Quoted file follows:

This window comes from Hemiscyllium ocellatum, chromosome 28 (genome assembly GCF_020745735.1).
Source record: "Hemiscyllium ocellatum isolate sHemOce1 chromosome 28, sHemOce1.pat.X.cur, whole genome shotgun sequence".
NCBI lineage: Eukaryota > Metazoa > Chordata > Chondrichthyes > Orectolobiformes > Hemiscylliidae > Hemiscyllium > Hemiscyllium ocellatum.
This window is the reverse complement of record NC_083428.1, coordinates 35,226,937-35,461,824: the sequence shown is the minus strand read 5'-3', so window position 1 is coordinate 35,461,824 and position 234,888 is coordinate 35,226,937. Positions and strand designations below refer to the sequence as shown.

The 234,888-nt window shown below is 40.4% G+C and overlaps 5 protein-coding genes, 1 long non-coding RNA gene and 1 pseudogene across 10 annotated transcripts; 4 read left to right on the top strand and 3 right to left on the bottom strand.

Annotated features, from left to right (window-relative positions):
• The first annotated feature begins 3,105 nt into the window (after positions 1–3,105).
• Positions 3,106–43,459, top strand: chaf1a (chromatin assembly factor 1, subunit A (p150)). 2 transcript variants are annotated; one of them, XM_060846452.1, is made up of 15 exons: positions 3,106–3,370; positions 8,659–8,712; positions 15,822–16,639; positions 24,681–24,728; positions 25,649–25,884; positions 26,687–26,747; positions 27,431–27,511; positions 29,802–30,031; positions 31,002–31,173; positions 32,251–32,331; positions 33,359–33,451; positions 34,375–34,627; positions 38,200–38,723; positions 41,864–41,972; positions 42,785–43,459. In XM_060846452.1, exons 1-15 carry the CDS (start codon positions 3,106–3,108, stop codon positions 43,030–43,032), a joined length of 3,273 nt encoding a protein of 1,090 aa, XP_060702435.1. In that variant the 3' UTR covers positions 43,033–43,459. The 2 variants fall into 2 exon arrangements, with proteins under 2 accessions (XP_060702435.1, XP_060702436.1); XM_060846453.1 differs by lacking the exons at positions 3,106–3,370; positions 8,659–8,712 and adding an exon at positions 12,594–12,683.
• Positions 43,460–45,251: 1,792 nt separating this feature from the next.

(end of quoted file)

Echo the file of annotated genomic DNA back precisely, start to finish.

This window comes from Hemiscyllium ocellatum, chromosome 28 (genome assembly GCF_020745735.1).
Source record: "Hemiscyllium ocellatum isolate sHemOce1 chromosome 28, sHemOce1.pat.X.cur, whole genome shotgun sequence".
NCBI lineage: Eukaryota > Metazoa > Chordata > Chondrichthyes > Orectolobiformes > Hemiscylliidae > Hemiscyllium > Hemiscyllium ocellatum.
This window is the reverse complement of record NC_083428.1, coordinates 35,226,937-35,461,824: the sequence shown is the minus strand read 5'-3', so window position 1 is coordinate 35,461,824 and position 234,888 is coordinate 35,226,937. Positions and strand designations below refer to the sequence as shown.

The 234,888-nt window shown below is 40.4% G+C and overlaps 5 protein-coding genes, 1 long non-coding RNA gene and 1 pseudogene across 10 annotated transcripts; 4 read left to right on the top strand and 3 right to left on the bottom strand.

Annotated features, from left to right (window-relative positions):
• The first annotated feature begins 3,105 nt into the window (after positions 1–3,105).
• Positions 3,106–43,459, top strand: chaf1a (chromatin assembly factor 1, subunit A (p150)). 2 transcript variants are annotated; one of them, XM_060846452.1, is made up of 15 exons: positions 3,106–3,370; positions 8,659–8,712; positions 15,822–16,639; positions 24,681–24,728; positions 25,649–25,884; positions 26,687–26,747; positions 27,431–27,511; positions 29,802–30,031; positions 31,002–31,173; positions 32,251–32,331; positions 33,359–33,451; positions 34,375–34,627; positions 38,200–38,723; positions 41,864–41,972; positions 42,785–43,459. In XM_060846452.1, exons 1-15 carry the CDS (start codon positions 3,106–3,108, stop codon positions 43,030–43,032), a joined length of 3,273 nt encoding a protein of 1,090 aa, XP_060702435.1. In that variant the 3' UTR covers positions 43,033–43,459. The 2 variants fall into 2 exon arrangements, with proteins under 2 accessions (XP_060702435.1, XP_060702436.1); XM_060846453.1 differs by lacking the exons at positions 3,106–3,370; positions 8,659–8,712 and adding an exon at positions 12,594–12,683.
• Positions 43,460–45,251: 1,792 nt separating this feature from the next.